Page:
Fitting Sintered Bearings (also solid inserts)

For sintered bearings a different technique is appropriate which is far less demanding of the tolerances of the casting and bearing yet still gives highly consistent results in terms of retention properties and the internal diameter of the assembled bearing. (Note: This approach is only appropriate when the bearing is pushed into largely tubular section of the casting that has a fairly consistent wall section. Although it is still applicable when the tubular section is buttressed by ribs and passes through a wall section). The amount of interference with the casting under all combinations of bearing and casting dimension in their tolerance ranges, should in most cases be set to cause the casting to exceed its “elastic limit” when the bearing is pushed in. The diametrical expansion caused by pushing the bearing in should exceed 0.25%. In principle this will achieve a consistent internal diameter of the bearingprovided the bearing is fitted in the usual way with a sizing pin in place. It will be found that the ID of the bearing will grow in the first few minutes after fitting but thereafter will remain practically constant. Because it matters little by how much the elastic limit of the casting is exceeded, provided that the casting is not broken, the tolerance on the bore into which the bearing is fitted can be reasonably generous if the wall section around it is fairly consistent. It is important here to recognise that a wall section through which bearing bosses commonly pass constitute a short but very thick wall section of the boss. In consequence this section of the bore will behave in a different manner from the rest. If its internal diameter were identical to the rest of the boss then it would tend to cause a local constriction of the fitted bearing. Fortunately in most cases the ID of the boss where it passes through the wall section tends to be slightly larger than the rest, because of contraction effects during cooling in the die. As a result constriction of the bearing where it passes through the wall section is not normally a problem.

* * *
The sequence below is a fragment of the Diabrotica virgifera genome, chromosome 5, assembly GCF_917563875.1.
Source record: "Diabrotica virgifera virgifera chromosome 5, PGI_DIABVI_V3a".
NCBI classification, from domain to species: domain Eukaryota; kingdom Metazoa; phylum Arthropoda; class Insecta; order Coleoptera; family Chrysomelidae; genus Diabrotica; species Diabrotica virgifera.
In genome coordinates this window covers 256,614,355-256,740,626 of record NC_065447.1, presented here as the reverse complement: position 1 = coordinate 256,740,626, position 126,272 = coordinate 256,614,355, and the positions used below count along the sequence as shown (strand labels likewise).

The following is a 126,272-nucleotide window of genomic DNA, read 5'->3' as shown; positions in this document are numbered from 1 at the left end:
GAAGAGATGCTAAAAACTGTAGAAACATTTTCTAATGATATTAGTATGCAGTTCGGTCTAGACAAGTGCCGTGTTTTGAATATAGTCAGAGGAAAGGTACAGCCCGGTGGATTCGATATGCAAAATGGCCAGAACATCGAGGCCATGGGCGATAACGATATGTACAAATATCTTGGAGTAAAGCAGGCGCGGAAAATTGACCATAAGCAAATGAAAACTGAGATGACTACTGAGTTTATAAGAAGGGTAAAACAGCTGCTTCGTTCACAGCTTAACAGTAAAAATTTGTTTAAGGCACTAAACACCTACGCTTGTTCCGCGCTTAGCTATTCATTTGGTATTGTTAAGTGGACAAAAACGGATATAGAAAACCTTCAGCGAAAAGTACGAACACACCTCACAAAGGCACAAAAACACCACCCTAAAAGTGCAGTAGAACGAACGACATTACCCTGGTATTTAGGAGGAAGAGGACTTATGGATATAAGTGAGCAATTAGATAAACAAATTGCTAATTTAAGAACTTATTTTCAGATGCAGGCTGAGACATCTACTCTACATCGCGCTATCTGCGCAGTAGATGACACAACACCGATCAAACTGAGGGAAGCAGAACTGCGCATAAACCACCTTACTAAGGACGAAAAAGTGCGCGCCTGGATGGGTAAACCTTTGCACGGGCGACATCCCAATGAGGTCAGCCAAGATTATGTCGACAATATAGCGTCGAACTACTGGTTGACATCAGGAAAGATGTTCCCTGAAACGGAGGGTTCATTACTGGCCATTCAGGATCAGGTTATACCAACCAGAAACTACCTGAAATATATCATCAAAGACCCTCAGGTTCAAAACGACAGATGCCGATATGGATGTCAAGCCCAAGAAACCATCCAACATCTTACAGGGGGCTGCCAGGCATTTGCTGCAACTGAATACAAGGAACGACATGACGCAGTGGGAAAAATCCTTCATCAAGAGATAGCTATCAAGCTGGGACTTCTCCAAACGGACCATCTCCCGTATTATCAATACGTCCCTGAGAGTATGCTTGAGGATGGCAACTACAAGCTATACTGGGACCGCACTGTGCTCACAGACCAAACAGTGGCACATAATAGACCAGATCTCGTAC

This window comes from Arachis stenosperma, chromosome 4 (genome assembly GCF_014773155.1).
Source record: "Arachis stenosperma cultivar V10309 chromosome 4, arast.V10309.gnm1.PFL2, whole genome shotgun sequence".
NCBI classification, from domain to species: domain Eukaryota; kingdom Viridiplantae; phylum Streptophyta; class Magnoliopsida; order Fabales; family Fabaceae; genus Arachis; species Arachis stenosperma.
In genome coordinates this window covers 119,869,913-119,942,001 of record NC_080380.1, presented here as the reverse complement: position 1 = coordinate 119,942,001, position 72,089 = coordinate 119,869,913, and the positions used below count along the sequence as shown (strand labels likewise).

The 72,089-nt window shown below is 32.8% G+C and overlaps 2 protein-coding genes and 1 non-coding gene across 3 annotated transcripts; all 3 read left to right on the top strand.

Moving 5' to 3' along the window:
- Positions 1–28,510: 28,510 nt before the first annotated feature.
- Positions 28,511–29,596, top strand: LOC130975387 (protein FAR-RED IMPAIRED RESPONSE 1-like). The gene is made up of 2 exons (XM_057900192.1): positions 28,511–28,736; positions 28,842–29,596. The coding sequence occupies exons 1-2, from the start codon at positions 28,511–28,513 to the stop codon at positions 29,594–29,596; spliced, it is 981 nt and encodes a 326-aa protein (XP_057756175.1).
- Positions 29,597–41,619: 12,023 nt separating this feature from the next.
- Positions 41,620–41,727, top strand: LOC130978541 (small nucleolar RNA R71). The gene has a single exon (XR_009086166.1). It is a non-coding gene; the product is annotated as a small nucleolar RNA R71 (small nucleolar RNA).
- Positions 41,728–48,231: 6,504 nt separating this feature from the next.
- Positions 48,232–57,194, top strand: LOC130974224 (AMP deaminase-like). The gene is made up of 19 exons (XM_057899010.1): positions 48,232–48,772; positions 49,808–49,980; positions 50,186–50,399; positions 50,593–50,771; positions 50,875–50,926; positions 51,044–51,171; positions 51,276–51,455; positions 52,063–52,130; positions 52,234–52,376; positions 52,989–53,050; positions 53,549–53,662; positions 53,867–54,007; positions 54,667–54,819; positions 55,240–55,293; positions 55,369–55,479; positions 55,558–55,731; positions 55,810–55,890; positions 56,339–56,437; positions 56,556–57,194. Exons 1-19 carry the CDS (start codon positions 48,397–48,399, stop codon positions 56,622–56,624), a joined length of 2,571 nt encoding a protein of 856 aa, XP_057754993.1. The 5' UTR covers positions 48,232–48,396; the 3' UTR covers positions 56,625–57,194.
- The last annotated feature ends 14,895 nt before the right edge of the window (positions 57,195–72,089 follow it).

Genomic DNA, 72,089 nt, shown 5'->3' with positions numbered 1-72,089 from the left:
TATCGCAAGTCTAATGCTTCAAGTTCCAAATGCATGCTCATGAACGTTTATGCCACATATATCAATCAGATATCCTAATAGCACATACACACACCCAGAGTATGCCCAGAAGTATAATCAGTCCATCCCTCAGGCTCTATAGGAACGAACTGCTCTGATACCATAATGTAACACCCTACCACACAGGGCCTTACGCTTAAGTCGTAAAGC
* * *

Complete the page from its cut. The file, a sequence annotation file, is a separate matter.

Fitting Rolling Element Bearings

For rolling element bearings the above approach might produce excessive stress in the bearing and hence potential damage to the races and rollers or balls. One way of avoiding this is to use crush ribs, this allows the yield stress of the alloy to be locally exceeded without developing excessive load on the bearing. This then allows tolerance on the hole diameter to be widened considerably, eliminating the necessity for secondary operations prior to assembly. This approach can also be used for sintered bearings if required. Note however that the retention forces achieved are lower than by a complete diametrical fit. The retention of the bearing, sintered or rolling, can be improved if required by crimping over a raised lip on the casting.

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Crush ribs may be used to develop much of the retention force of a press fit without requiring the very close dimensional tolerances associated with interference fits. The ribs should be small, typically 0.4 mm. A slight relief at the root may enhance plastic flow of the rib.